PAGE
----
Iran has again strongly defended its controversial nuclear programme as a new round of talks with world powers began in Kazakhstan.
Chief negotiator Saeed Jalili said the global community must accept Tehran’s right to enrich uranium.International powers suspect Iran is seeking to develop nuclear weapons – a charge Tehran denies.Iran insists its purposes are purely civilian, asserting it needs enriched uranium to make medical isotopes.”We think our talks… can go forward with one word. That is the acceptance of the rights of Iran, particularly the right to enrichment,” Mr Jalili said in the city of Almaty – the venue of the talks with Britain, China, France, Russia, the United States and Germany (P5+1).
“We are talking about peaceful nuclear energy,” he stressed, accusing “a handful of countries” of trying “to deny this right to others”.UN Secretary General Ban Ki-moon told reporters in Madrid on Thursday he hoped for “very meaningful progress” from the negotiations, urging the Iranians to prove their programme was for peaceful purposes.At the previous round of talks in Kazakhstan in February, the world powers tried to push Tehran to halt production and stockpiling of uranium enriched to 20% – a step away from achieving a nuclear weapons capability.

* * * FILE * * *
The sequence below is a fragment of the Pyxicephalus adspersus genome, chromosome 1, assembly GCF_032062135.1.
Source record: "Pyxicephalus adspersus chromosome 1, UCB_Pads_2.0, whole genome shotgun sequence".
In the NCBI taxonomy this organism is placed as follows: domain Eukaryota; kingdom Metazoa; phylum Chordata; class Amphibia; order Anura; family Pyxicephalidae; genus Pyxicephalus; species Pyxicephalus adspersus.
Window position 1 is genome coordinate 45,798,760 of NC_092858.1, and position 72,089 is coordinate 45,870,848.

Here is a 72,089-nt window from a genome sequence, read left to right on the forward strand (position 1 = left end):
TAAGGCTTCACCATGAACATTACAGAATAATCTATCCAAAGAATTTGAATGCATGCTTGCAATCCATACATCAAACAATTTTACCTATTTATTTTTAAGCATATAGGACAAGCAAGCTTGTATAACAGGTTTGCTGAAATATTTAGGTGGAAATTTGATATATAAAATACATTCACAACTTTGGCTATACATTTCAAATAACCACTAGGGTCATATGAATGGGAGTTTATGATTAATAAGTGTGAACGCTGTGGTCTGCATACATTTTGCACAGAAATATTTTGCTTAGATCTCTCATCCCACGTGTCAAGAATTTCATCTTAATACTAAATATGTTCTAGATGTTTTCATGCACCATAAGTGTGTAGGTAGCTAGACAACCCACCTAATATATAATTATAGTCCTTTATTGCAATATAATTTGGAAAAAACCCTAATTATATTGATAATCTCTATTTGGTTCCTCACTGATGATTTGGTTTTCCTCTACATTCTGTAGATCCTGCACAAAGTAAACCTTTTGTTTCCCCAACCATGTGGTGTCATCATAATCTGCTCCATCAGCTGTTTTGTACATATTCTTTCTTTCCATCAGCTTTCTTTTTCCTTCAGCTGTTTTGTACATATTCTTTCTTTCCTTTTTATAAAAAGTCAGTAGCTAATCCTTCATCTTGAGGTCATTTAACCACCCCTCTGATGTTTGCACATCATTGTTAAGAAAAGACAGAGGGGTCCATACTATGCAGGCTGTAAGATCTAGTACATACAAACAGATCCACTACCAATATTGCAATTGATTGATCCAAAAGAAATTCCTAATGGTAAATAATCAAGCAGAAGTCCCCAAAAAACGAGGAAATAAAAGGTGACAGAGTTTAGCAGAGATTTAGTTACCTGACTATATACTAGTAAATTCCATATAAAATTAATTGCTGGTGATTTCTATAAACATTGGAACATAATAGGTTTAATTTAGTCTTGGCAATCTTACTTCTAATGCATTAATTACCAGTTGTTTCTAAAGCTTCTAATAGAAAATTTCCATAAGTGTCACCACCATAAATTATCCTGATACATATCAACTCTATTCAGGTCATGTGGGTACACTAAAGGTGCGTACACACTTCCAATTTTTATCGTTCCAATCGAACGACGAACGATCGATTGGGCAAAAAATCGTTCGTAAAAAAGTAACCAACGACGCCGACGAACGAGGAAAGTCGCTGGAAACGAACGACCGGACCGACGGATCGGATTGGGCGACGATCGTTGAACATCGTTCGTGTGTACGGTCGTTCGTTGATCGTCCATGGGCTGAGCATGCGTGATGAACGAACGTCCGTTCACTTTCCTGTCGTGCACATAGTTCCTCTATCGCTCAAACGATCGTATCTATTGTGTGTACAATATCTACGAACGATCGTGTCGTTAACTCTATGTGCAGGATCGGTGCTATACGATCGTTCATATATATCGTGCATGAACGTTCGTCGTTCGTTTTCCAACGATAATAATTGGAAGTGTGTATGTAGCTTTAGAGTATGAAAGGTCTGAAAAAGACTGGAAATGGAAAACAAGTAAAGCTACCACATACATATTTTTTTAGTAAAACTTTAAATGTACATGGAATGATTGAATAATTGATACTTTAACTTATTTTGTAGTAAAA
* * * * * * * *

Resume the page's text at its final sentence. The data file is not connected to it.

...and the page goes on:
The P5+1 also demanded Iran shut down the Fordo underground enrichment facility.In return the world powers suggested easing tough economic sanctions against Iran.Several rounds of sanctions have squeezed Iran’s economy, with oil revenue slashed, the currency nose-diving in value and unemployment growing.But significant differences reportedly remain on how far both sides are willing to go to reach a mutually accepted compromise.
In March, US President Barack Obama said he had offered Iran a “practical solution” if it truly sought peaceful nuclear capabilities rather than weapons.He urged the country to take “immediate and meaningful steps” to reduce tension with the international community.Meanwhile, Israel has warned that it will stop Iran’s programme militarily if other means fail. – BBC